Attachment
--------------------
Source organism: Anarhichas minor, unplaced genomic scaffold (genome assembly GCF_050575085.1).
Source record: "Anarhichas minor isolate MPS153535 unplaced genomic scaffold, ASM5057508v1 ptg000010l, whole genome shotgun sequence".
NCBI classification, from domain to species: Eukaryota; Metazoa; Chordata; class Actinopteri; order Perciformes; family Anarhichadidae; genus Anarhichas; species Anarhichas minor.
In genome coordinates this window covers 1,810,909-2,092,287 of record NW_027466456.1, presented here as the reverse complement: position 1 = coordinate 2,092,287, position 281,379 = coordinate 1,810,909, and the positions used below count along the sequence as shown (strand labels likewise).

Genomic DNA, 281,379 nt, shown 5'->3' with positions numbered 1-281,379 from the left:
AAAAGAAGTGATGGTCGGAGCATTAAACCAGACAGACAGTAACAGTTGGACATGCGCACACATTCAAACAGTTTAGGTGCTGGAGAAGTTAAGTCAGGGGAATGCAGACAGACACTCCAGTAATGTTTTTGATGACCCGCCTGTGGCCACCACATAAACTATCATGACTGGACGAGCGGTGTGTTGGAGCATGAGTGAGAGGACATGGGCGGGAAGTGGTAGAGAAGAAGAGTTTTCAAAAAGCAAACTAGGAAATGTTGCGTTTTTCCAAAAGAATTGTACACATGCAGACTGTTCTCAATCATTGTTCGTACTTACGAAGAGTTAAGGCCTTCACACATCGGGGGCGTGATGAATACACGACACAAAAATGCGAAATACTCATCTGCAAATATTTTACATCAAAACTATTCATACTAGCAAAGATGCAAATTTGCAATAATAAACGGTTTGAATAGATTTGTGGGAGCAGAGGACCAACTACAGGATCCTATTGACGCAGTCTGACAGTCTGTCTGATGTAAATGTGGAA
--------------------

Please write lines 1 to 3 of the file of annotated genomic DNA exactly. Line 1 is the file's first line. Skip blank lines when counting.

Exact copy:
Source organism: Anarhichas minor, unplaced genomic scaffold (genome assembly GCF_050575085.1).
Source record: "Anarhichas minor isolate MPS153535 unplaced genomic scaffold, ASM5057508v1 ptg000010l, whole genome shotgun sequence".
NCBI classification, from domain to species: Eukaryota; Metazoa; Chordata; class Actinopteri; order Perciformes; family Anarhichadidae; genus Anarhichas; species Anarhichas minor.